Ventricular septum anatomy

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Editor-In-Chief: C. Michael Gibson, M.S., M.D. [1], Leida Perez, M.D.; Associate Editor-In-Chief: Keri Shafer, M.D.[2], Priyamvada Singh, MBBS

Normal Ventricular Septum Anatomy

The ventricular septum can be divided into four components-

  • Membranous
  • Inlet septum
  • Trabecular septum
  • Outlet or Infundibular septum
Images below shows the anatomy of normal ventricular septum
Anatomy of normal septum as seen from RV side (e).png
The morphology of Ventricular septum.png

The image below shows the different parts of the ventricular septum : 1) Membranous 2) Outflow 3) Trabecular septum 4) Inflow 5) Subarterial/supracristal

Morphology of VSD (needs editing).png

In the normal heart, the ventricular septum (VS) is mostly muscular. The fibrous component is the so-called membranous septum, and is only a small part of the VS. It is integrated into the aortic root, and is made of fibrous tissue. It is located inferiorly to the inter-leaflet triangle that fills the space between the ascending hinges of the non-coronary and right coronary leaflets of the aortic valve [1]

When transilluminated from the right atrioventricular aspect, it can be seen, in most cases, to be crossed by the hinge of the tricuspid valve, thus dividing it into atrioventricular and interventricular components. It is then the position of the hinge which determines the proportions which are atrioventricular as opposed to interventricular [2]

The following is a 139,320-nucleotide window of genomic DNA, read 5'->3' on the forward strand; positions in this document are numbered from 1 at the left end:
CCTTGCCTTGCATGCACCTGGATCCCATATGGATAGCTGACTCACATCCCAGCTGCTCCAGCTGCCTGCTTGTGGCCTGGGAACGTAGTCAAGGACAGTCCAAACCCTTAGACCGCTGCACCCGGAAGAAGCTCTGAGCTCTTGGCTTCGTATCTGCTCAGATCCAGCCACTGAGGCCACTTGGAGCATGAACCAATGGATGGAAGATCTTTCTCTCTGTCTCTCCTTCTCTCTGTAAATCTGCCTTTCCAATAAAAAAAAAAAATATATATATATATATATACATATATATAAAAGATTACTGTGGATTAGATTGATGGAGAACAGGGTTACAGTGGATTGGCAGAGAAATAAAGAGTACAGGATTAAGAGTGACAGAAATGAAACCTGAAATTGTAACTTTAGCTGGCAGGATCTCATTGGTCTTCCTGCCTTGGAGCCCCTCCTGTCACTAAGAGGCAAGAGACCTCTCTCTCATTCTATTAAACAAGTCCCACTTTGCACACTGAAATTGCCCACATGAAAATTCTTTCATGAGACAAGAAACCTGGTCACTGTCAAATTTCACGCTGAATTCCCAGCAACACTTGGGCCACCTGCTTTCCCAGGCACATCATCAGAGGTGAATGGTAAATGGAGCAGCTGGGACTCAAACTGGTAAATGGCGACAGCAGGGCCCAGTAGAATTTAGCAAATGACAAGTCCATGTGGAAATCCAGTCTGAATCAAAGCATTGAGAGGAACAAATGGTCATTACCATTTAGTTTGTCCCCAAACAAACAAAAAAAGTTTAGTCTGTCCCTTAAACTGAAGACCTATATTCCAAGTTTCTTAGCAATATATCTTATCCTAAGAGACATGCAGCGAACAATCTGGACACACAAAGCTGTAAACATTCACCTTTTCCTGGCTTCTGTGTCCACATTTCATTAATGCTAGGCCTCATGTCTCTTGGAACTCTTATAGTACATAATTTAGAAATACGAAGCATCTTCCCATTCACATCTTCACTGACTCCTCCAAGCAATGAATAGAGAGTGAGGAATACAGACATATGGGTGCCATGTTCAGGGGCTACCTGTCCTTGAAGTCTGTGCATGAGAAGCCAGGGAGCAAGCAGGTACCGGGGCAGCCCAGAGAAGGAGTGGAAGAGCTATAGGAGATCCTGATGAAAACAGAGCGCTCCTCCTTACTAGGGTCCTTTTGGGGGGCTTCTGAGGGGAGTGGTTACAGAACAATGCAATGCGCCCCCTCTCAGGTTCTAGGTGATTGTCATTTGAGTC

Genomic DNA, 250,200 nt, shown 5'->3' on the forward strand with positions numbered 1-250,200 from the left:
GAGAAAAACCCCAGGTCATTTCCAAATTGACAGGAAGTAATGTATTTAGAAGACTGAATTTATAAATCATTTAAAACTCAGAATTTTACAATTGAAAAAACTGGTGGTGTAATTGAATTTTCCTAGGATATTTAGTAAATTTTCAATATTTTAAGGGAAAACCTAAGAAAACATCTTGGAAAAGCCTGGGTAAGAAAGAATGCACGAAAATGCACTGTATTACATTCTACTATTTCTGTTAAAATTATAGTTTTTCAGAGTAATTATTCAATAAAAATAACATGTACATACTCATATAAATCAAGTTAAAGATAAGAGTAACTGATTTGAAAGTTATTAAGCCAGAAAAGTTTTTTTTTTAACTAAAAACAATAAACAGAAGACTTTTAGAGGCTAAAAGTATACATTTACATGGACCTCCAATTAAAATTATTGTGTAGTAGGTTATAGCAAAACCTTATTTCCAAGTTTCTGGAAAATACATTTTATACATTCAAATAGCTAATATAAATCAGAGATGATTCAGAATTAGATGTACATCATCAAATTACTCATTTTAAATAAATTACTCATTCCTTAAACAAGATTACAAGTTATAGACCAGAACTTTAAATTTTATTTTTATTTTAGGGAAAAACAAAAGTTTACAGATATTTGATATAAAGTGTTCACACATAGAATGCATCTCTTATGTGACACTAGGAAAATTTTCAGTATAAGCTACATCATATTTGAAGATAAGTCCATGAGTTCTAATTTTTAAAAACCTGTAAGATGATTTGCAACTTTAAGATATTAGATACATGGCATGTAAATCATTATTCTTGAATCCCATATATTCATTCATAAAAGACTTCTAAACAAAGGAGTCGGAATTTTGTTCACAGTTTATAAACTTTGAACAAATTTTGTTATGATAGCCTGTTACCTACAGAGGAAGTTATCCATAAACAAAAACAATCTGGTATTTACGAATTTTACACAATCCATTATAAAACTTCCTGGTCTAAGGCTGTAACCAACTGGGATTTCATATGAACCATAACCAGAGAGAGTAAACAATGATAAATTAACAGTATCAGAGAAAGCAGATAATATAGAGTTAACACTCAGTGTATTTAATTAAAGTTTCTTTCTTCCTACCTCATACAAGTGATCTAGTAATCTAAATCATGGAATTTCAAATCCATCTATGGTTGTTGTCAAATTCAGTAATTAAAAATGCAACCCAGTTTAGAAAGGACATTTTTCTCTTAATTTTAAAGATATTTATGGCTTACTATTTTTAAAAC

The atrioventricular component of the septum is itself pierced by the atrioventricular conduction axis as it passes from the apex of the triangle of Koch to reach the crest of the muscular septum

Locations of VSD

The disease occurs either due to defective growth or failure to alignment of one of these components. There are two basic different locations of VSD to be distinguished:

a. VSD located over the Crista Supraventricularis (less frequent, 4 -5 % of all VSD), are also called SUPRACRISTAL VSD or subaortic. Defect located in the outflow tract of the right ventricle.

Both the right and posterior coronary aortic valves are directly over the defect. Many times there is aortic insufficiency and rarely the aortic orifice can override the septal defect.

b. VSD located below the Crista Supraventricularis (more frequent). Also known as infracristal or subpulmonar. The defects located in front of the Conus Papillary muscle and behind the Crista are the most common variety.

There are defects behind the Conus Papilary muscle which are the posterior and basal VSD. Usually in this variety the defect size is larger than in the previous type.

There is a third variety located in the muscular interventricular septum (single or multiple orifices) (Roger disease). When the muscular VSD is multiple, resemble Swiss cheese.

Muscular VSD are bounded by muscles and not immediately related to the valves. They can be located in the apical, central, or outlet region of the ventricular septum.

References

  1. Anderson RH, Ho SY, Becker AE. Anatomy of the human atrioventricular junctions revisited. Anatomical Record 2000;260:81-91
  2. Allwork SP, Anderson RH. Developmental anatomy of the membranous part of the ventricular septum in the human heart. Br Heart J 1979; 41:275-280

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